Judg 11:1 Jephthah the Gileadite was a mighty warrior. His father was Gilead; his mother was a prostitute.
Judg 11:2 Gilead’s wife also bore him sons, and when they were grown up, they drove Jephthah away. “You are not going to get any inheritance in our family,” they said, “because you are the son of another woman.”
Judg 11:3 So Jephthah fled from his brothers and settled in the land of Tob, where a group of adventurers gathered around him and followed him.
Judg 11:4 Some time later, when the Ammonites made war on Israel,
Judg 11:5 the elders of Gilead went to get Jephthah from the land of Tob.
Judg 11:6 “Come,” they said, “be our commander, so we can fight the Ammonites.”
Judg 11:7 Jephthah said to them, “Didn’t you hate me and drive me from my father’s house? Why do you come to me now, when you’re in trouble?”
Judg 11:8 The elders of Gilead said to him, “Nevertheless, we are turning to you now; come with us to fight the Ammonites, and you will be our head over all who live in Gilead.”
Judg 11:9 Jephthah answered, “Suppose you take me back to fight the Ammonites and the LORD gives them to me—will I really be your head?”
Judg 11:10 The elders of Gilead replied, “The LORD is our witness; we will certainly do as you say.”
Judg 11:11 So Jephthah went with the elders of Gilead, and the people made him head and commander over them. And he repeated all his words before the LORD in Mizpah.
Judg 11:12 Then Jephthah sent messengers to the Ammonite king with the question: “What do you have against us that you have attacked our country?”
Judg 11:13 The king of the Ammonites answered Jephthah’s messengers, “When Israel came up out of Egypt, they took away my land from the Arnon to the Jabbok, all the way to the Jordan. Now give it back peaceably.”
Judg 11:14 Jephthah sent back messengers to the Ammonite king,
Judg 11:15 saying: “This is what Jephthah says: Israel did not take the land of Moab or the land of the Ammonites.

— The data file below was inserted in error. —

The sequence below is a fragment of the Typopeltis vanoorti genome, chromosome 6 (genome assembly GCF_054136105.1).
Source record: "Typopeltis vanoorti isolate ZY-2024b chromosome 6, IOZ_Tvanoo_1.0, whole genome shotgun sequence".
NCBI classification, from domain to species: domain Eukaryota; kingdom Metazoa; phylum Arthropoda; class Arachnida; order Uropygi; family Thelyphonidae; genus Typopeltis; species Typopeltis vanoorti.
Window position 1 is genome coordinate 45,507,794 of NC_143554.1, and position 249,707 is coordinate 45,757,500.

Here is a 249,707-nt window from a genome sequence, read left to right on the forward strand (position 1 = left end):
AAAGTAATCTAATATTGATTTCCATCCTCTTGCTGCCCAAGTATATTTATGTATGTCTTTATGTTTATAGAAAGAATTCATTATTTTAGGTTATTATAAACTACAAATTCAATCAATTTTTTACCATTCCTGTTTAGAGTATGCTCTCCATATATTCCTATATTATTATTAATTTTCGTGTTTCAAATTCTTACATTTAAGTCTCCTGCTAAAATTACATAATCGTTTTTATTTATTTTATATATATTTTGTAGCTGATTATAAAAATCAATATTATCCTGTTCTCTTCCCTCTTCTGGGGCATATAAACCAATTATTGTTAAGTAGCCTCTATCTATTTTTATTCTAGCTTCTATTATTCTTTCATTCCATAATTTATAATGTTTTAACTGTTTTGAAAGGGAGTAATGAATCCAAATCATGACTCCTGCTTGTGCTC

Judg 11:16 But when they came up out of Egypt, Israel went through the desert to the Red Sea and on to Kadesh.
Judg 11:17 Then Israel sent messengers to the king of Edom, saying, ‘Give us permission to go through your country,’ but the king of Edom would not listen. They sent also to the king of Moab, and he refused. So Israel stayed at Kadesh.
Judg 11:18 “Next they traveled through the desert, skirted the lands of Edom and Moab, passed along the eastern side of the country of Moab, and camped on the other side of the Arnon. They did not enter the territory of Moab, for the Arnon was its border.
Judg 11:19 “Then Israel sent messengers to Sihon king of the Amorites, who ruled in Heshbon, and said to him, ‘Let us pass through your country to our own place.’
Judg 11:20 Sihon, however, did not trust Israel to pass through his territory. He mustered all his men and encamped at Jahaz and fought with Israel.
Judg 11:21 “Then the LORD, the God of Israel, gave Sihon and all his men into Israel’s hands, and they defeated them. Israel took over all the land of the Amorites who lived in that country,
Judg 11:22 capturing all of it from the Arnon to the Jabbok and from the desert to the Jordan.
Judg 11:23 “Now since the LORD, the God of Israel, has driven the Amorites out before his people Israel, what right have you to take it over?
Judg 11:24 Will you not take what your god Chemosh gives you? Likewise, whatever the LORD our God has given us, we will possess.
Judg 11:25 Are you better than Balak son of Zippor, king of Moab? Did he ever quarrel with Israel or fight with them?
Judg 11:26 For three hundred years Israel occupied Heshbon, Aroer, the surrounding settlements and all the towns along the Arnon. Why didn’t you retake them during that time?
Judg 11:27 I have not wronged you, but you are doing me wrong by waging war against me. Let the LORD, the Judge, decide the dispute this day between the Israelites and the Ammonites.”
Judg 11:28 The king of Ammon, however, paid no attention to the message Jephthah sent him.
Judg 11:29 Then the Spirit of the LORD came upon Jephthah. He crossed Gilead and Manasseh, passed through Mizpah of Gilead, and from there he advanced against the Ammonites.